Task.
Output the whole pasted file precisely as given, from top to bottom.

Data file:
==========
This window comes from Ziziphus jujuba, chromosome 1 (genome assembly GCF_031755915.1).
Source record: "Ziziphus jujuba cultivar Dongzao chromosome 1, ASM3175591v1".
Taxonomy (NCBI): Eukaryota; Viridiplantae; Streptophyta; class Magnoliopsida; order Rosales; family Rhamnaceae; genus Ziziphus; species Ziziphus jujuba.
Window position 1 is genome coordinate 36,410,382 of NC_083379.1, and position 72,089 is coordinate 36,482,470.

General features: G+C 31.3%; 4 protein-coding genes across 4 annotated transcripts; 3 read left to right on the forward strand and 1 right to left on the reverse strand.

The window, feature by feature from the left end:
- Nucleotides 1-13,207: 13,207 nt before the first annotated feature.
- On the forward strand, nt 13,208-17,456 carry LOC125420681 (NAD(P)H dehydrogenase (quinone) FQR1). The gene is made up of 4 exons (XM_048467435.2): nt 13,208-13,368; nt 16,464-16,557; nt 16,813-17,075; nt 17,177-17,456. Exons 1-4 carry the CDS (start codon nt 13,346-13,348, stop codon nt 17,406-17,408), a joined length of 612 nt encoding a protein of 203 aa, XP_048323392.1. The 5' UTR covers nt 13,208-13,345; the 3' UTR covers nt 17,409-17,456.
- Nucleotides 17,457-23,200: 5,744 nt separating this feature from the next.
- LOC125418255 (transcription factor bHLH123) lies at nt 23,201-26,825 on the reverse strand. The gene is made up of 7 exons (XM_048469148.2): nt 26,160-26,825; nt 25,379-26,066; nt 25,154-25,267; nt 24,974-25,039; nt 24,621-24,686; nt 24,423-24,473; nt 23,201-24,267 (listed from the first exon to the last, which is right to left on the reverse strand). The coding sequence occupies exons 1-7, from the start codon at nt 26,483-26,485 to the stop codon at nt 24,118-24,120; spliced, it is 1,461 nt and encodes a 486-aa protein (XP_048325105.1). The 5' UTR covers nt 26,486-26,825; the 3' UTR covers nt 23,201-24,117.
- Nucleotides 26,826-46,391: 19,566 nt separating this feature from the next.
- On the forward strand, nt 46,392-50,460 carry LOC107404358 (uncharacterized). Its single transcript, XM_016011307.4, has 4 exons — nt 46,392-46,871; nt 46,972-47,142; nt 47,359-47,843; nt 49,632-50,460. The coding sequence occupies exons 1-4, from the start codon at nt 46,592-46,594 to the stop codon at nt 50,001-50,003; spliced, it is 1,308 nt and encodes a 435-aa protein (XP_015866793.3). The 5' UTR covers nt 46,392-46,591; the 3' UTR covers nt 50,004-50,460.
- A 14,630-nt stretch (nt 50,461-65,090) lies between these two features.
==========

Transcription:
This window comes from Ziziphus jujuba, chromosome 1 (genome assembly GCF_031755915.1).
Source record: "Ziziphus jujuba cultivar Dongzao chromosome 1, ASM3175591v1".
Taxonomy (NCBI): Eukaryota; Viridiplantae; Streptophyta; class Magnoliopsida; order Rosales; family Rhamnaceae; genus Ziziphus; species Ziziphus jujuba.
Window position 1 is genome coordinate 36,410,382 of NC_083379.1, and position 72,089 is coordinate 36,482,470.

General features: G+C 31.3%; 4 protein-coding genes across 4 annotated transcripts; 3 read left to right on the forward strand and 1 right to left on the reverse strand.

The window, feature by feature from the left end:
- Nucleotides 1-13,207: 13,207 nt before the first annotated feature.
- On the forward strand, nt 13,208-17,456 carry LOC125420681 (NAD(P)H dehydrogenase (quinone) FQR1). The gene is made up of 4 exons (XM_048467435.2): nt 13,208-13,368; nt 16,464-16,557; nt 16,813-17,075; nt 17,177-17,456. Exons 1-4 carry the CDS (start codon nt 13,346-13,348, stop codon nt 17,406-17,408), a joined length of 612 nt encoding a protein of 203 aa, XP_048323392.1. The 5' UTR covers nt 13,208-13,345; the 3' UTR covers nt 17,409-17,456.
- Nucleotides 17,457-23,200: 5,744 nt separating this feature from the next.
- LOC125418255 (transcription factor bHLH123) lies at nt 23,201-26,825 on the reverse strand. The gene is made up of 7 exons (XM_048469148.2): nt 26,160-26,825; nt 25,379-26,066; nt 25,154-25,267; nt 24,974-25,039; nt 24,621-24,686; nt 24,423-24,473; nt 23,201-24,267 (listed from the first exon to the last, which is right to left on the reverse strand). The coding sequence occupies exons 1-7, from the start codon at nt 26,483-26,485 to the stop codon at nt 24,118-24,120; spliced, it is 1,461 nt and encodes a 486-aa protein (XP_048325105.1). The 5' UTR covers nt 26,486-26,825; the 3' UTR covers nt 23,201-24,117.
- Nucleotides 26,826-46,391: 19,566 nt separating this feature from the next.
- On the forward strand, nt 46,392-50,460 carry LOC107404358 (uncharacterized). Its single transcript, XM_016011307.4, has 4 exons — nt 46,392-46,871; nt 46,972-47,142; nt 47,359-47,843; nt 49,632-50,460. The coding sequence occupies exons 1-4, from the start codon at nt 46,592-46,594 to the stop codon at nt 50,001-50,003; spliced, it is 1,308 nt and encodes a 435-aa protein (XP_015866793.3). The 5' UTR covers nt 46,392-46,591; the 3' UTR covers nt 50,004-50,460.
- A 14,630-nt stretch (nt 50,461-65,090) lies between these two features.